Advice and News •
When the mercury breaches 40°C, and sweat pours forth from every gland, walking into an air-conditioned room is like passing through St.Peter’s pearly gates. It’s a divine technology that has raised our level of comfort like no other, quickly spreading across the planet and permeating every modern culture. In this article, we’ll explore how air conditioning changed the world.
Before air conditioning became common in the 1960s, people tried to cool themselves in all sorts of ways. The ancient Egyptians hung reeds over their windows, which became soaked with evaporated water and helped to cool air being blown into the room1. Sweltering Persians alleviated the desert heat by constructing windcatchers, which “caught” wind and redirected it into their homes2. A few thousand miles away in 2nd-century China, prisoners powered 3-meter wide rotary fans, and 600 years later, water-powered fans were invented. Our species has spent a lot of time and effort trying to keep ourselves cool.
In the midst of the Age of Enlightment, with the scientific method well established, Benjamin Franklin and John Hadley conducted the first scientific experiment to test evaporation as a cooling method. By evaporating volatile liquids such as alcohol and ether, Franklin and Hadley were able to achieve sub-zero temperatures, and Franklin concluded that “from this experiment one may see the possibility of freezing a man to death on a warm summer’s day.”1 Further experiments by other scientists and inventors followed, leading to ice-making machines, refrigeration systems, and eventually, the first modern air conditioning unit.
While the main purpose of modern air conditioning is to cool us down, the first machine wasn’t created for this reason. Willis H. Carrier is the man responsible for the first electrical air conditioning system. At the turn of the 20th century, Carrier was working for the Sackett-Wilhelms Lithographing and Publishing Company, who were plagued by the vacillating humidity levels of New York, which shrank and swelled their precious paper products.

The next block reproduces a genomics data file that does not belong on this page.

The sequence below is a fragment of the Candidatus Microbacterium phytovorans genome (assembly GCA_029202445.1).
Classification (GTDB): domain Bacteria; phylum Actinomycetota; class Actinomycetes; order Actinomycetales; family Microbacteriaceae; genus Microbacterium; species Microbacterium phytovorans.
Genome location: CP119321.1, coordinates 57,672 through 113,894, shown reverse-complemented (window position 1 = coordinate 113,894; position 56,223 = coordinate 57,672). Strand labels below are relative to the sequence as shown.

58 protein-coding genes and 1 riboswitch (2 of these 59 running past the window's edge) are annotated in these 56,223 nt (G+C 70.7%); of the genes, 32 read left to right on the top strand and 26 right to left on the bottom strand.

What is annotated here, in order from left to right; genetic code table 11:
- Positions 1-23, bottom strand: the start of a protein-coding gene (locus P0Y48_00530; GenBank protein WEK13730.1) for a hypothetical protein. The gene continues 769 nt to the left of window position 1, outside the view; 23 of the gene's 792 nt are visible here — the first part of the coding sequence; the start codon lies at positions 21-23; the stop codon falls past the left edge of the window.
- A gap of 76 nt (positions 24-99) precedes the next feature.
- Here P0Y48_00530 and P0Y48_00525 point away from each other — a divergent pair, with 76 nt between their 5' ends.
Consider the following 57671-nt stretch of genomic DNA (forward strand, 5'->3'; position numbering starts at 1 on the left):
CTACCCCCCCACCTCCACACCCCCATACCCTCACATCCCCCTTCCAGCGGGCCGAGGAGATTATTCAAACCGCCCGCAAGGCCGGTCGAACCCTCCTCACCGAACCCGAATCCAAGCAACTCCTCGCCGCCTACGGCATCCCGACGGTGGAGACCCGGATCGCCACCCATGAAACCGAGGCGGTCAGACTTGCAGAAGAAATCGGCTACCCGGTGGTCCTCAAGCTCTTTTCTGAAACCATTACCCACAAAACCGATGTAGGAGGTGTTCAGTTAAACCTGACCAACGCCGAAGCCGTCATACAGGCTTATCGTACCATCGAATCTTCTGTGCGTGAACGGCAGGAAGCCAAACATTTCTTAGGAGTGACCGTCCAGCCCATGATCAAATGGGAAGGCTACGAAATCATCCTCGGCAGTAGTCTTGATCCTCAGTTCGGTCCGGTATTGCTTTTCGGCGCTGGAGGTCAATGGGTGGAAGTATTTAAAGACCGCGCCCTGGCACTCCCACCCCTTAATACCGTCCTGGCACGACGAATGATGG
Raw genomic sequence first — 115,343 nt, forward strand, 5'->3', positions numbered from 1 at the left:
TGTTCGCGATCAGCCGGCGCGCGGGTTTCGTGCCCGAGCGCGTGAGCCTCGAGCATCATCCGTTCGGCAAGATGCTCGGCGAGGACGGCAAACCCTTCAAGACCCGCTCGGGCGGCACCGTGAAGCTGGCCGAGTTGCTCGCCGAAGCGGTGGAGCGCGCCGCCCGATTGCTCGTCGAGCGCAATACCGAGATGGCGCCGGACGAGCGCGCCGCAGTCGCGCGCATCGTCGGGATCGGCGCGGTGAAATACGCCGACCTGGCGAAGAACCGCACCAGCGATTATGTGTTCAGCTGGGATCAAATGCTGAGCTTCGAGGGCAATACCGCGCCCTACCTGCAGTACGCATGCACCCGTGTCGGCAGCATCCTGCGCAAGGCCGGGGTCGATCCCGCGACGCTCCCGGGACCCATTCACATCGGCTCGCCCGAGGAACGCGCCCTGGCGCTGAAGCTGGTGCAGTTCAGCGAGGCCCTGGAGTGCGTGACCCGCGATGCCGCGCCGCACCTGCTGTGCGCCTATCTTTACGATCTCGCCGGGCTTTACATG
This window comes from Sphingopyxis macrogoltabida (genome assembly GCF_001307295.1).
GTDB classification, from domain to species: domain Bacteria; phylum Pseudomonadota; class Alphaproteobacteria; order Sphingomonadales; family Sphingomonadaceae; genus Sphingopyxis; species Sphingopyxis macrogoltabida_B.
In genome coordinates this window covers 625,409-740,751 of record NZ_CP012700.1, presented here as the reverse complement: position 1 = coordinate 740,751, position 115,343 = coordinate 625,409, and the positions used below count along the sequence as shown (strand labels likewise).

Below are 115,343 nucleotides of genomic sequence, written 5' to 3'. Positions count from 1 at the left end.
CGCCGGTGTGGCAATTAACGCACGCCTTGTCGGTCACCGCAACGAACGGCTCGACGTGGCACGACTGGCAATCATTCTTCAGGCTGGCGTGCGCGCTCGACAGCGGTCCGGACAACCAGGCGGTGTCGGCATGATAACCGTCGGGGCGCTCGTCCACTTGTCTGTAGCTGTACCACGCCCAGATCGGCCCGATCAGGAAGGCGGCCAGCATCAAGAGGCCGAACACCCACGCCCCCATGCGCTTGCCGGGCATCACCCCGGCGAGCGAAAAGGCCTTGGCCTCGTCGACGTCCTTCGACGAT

Carrier began experimenting with the possibility of using air conditioning as a way to regulate humidity levels in the company’s printing plant, eventually creating a machine that passed air over coils filled with cold water, cooling it enough to achieve the desired effect. In July 1902, the world’s first electrical air conditioner sprang into action, allowing the company to print consistenly-sized paper with better-aligned ink. It wasn’t long before air conditioning was adopted by other printing companies with humidity problems, allowing them to print more accurately, and improving the quality of newspapers, books, and other printed material across the globe.
But air conditioning technology was still new and expensive, and only the wealthy could afford it. The first time it was installed with the purpose of cooling people was in 1903, when an air conditioner was installed at the newly-opened New York Stock Exchange, helping to refresh its rowdy traders and presumably making them a little richer. Other early air conditioners could be found in the residences of New York’s most prestigious families—the Vanderblits, Carnegies, and Astors3.
It wasn’t until after the second world war that air conditioning technology became small enough and cheap enough to become viable for regular people. Henry Galson had invented the first window air conditioner in the 30s, but it was too expensive for the average Joe, who had to glare green-eyed at the upper classes until prices fell about a decade later.
When air conditioning finally became affordable, huge swathes of land were suddenly more attractive places to live, from the oppressive, alligator-filled marshes of Florida, to the scorching heat of Australia’s Northern Territory. The stifling and torrid land that stretched from the Tropic of Cancer to the Tropic of Capricorn was made tolerable, widening the world for us, and leading to increased migration and population growth for those areas1. Migrating to somewhere like Cairns was possible before air conditioning became common, but you would have needed to make peace with being damp for the rest of your life. With air conditioning, this was no longer a problem. You could work in a cool office by day, sleep peacefully at night, and snorkel the barrier reef on the weekend. The huge expanse of land made attractive by air conditioning gave people much more choice over where they wanted to live, and surely improved their quality of life in the process.